# Topic 12 Simple linear regression

## 12.1 Motivation

Recall, from last time, that our goal is to address research questions:

- Does college degree influences future income?
- Does frequent exercise influence life expectancy?
- Does eating healthy influences the probability of getting sick?
- Does attending labs influence my chances of doing well on the exams?

Even though it is not simple to make *causal* claims, a good *first step* is to explore simple *correlations between variables*, this is what we did last week.

A *second step* is to see how well our independent variable *predicts* our dependent variable. This is the purpose of *simple linear regression*

We had the following:

## 12.2 Intuition

Linear regression is a systematic way to draw a line that best fit the observations we have.

Have you ever learned about the equation of a line? (this is simple linear algebra):

\[ y = a \cdot x + b \]

See here for an example.

In summary:

- \(a\) is the slope of the line.
- \(b\) is the intercept.

When we perform a regression, we calculate the equation of a line. \(y\) is our dependent variable and \(x\) is our independent variable.

\[ y = \beta \cdot x + \epsilon \]

Important:

- Regression is good for prediction, because we can plug our independent variable (x) and see what value we predict for our dependent variable (y).
- Whatever is not well predicted by our regression coefficient (\(\beta\)) is captured by the residual (\(\epsilon\)).

## 12.3 Minimizing sum of square residuals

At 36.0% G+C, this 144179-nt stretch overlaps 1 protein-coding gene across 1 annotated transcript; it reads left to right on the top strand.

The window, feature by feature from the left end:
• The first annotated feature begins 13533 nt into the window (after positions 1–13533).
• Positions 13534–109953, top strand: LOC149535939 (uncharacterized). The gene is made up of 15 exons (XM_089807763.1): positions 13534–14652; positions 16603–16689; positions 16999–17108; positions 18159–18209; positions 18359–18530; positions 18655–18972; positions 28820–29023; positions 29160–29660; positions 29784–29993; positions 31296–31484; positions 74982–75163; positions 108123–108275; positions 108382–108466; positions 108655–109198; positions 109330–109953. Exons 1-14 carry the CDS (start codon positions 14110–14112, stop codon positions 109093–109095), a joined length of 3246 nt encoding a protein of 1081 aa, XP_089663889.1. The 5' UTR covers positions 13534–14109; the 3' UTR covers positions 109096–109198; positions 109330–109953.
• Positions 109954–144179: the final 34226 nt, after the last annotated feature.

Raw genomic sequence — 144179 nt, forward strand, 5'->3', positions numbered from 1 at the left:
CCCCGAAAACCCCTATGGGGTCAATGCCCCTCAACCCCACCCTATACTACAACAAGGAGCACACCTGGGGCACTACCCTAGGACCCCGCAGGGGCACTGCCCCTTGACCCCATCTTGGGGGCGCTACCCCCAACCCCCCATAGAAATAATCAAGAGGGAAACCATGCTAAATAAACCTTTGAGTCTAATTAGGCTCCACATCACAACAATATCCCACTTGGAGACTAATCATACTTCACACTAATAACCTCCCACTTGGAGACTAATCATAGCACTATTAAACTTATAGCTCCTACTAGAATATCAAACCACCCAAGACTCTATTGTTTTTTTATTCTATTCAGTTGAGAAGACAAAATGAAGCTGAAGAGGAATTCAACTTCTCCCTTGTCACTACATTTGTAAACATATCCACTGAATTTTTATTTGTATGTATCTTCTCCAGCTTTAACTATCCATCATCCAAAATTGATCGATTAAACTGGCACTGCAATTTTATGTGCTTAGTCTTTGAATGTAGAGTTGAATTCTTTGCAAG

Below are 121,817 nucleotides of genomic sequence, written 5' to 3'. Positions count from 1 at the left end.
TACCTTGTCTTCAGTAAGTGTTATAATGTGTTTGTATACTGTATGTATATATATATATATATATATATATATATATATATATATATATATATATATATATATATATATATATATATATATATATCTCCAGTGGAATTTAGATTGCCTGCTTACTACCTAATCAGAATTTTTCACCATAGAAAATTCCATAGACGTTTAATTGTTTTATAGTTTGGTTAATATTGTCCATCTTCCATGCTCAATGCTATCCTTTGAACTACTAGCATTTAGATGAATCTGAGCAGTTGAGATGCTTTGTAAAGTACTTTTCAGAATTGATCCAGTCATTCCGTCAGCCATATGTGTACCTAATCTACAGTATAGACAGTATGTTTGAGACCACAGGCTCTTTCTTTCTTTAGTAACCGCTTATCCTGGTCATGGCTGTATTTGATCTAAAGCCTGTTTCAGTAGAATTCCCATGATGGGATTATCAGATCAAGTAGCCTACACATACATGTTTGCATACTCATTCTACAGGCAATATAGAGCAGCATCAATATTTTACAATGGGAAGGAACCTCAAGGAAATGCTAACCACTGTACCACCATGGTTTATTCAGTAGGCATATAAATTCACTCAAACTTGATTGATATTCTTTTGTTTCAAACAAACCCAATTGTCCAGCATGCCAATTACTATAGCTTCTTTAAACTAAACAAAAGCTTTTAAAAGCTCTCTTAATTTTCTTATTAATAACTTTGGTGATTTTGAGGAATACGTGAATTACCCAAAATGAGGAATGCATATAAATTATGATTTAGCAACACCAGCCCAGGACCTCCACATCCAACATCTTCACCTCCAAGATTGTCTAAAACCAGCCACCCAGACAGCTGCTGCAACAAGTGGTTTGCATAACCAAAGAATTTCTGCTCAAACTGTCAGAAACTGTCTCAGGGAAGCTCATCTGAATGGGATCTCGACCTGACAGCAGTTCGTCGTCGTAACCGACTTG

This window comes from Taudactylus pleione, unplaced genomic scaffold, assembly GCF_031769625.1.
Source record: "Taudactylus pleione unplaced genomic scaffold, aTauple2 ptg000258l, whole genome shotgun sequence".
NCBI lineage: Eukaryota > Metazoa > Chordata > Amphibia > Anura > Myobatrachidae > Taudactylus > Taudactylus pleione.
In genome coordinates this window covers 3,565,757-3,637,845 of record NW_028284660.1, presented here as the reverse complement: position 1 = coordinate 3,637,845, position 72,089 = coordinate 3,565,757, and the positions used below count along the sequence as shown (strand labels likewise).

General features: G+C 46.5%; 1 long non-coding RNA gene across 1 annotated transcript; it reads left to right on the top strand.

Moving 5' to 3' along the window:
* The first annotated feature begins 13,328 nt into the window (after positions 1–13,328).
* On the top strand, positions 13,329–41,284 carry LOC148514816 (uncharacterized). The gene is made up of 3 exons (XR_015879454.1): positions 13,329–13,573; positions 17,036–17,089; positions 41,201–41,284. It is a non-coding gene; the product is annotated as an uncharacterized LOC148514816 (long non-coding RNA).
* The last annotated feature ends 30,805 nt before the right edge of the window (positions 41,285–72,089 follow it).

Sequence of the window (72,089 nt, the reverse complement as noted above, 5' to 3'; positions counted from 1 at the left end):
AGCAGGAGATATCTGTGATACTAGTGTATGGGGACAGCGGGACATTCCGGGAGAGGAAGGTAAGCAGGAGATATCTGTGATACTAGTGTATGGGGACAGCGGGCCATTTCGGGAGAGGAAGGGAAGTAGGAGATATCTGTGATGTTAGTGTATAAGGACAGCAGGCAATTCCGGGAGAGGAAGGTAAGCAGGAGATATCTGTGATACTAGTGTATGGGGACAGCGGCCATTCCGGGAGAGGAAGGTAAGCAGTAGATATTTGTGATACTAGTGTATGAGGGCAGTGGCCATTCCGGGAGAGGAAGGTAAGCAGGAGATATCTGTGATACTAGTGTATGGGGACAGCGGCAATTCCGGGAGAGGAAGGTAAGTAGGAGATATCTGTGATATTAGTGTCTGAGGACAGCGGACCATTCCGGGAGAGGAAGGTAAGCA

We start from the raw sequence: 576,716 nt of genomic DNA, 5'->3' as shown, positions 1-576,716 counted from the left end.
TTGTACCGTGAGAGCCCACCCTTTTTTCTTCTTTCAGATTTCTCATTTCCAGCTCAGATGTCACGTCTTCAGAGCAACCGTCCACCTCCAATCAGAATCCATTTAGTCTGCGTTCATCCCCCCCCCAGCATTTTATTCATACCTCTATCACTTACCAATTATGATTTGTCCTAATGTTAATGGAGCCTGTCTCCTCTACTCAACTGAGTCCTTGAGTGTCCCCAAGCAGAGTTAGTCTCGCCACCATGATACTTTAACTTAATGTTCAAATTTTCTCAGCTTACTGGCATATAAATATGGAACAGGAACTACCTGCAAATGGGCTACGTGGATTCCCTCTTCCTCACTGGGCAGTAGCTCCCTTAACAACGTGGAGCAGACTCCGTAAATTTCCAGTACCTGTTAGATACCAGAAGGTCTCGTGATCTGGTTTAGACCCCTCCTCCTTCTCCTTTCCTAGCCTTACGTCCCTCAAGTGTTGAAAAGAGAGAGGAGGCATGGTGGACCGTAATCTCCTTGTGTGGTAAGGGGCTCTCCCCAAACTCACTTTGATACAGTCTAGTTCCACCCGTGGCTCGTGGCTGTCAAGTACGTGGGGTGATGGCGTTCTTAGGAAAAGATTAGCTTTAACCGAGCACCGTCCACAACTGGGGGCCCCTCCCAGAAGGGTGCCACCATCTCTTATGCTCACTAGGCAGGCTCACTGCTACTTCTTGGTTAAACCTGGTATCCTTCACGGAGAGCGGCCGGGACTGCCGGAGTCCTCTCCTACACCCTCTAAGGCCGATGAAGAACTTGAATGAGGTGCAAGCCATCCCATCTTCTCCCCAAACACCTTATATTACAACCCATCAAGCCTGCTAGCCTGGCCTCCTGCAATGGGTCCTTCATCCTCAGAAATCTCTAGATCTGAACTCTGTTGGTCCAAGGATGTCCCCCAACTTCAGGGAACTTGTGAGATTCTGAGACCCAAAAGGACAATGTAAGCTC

If you are curious, this is how it works:

### 12.3.1 Formula and calculations

For your homework, this is what you should do:

\[\hat{\beta} = \frac{ \sum_{i=1}^n (x_i - \bar{x})(y_i - \bar{y}) }{ \sum_{i=1}^n (x_i - \bar{x})^2} \]

\(x\) | \(y\) | \((x - \bar{x})\) | \((x - \bar{x})^2\) | \((y - \bar{y})\) | \((x - \bar{x})(y - \bar{y})\) |
---|---|---|---|---|---|

… | … | … | … | … | … |

\(\bar{x}\) | \(\bar{y}\) | Sum = | Sum = |

Use the table above to calculate the b coefficient.

Then plug any two values (x,y) and calculate your intercept (a):

\[ y = b \cdot x + a \]

\[ y - b \cdot x = a \]

## 12.4 Interpretation

- The calculated coefficient tells how many units your dependent variable change if you change your independent variable by 1 unit.
- You should look at your p-value to see the statistical significance of your coefficient. This is calculated by a simple t test.
- Null hypothesis: regression coefficient = 0.

- Your R-squared tells you the percentage of variation in \(y\) that your \(x\) explains.

## 12.5 Problems with linear regression

This is called the Anscombe’s quartet.

We also have the problem of confounding variables we discussed last time. But this is beyond this course (multiple linear regression).

## 12.6 Exercise

Using the school dataset, I will illustrate a regression of “api 2000”, a measure of academic achievement, on “avg class size 4-6”.

In other words, we have the following equation:

\[ api00 = \beta \cdot acs_46 + \epsilon \]

Also using the dataset “school_data.sav”, perform and interpret the following simple linear regressions:

- \(api00 = \beta \cdot grad_sch + \epsilon\)
- \(api00 = \beta \cdot enroll + \epsilon\)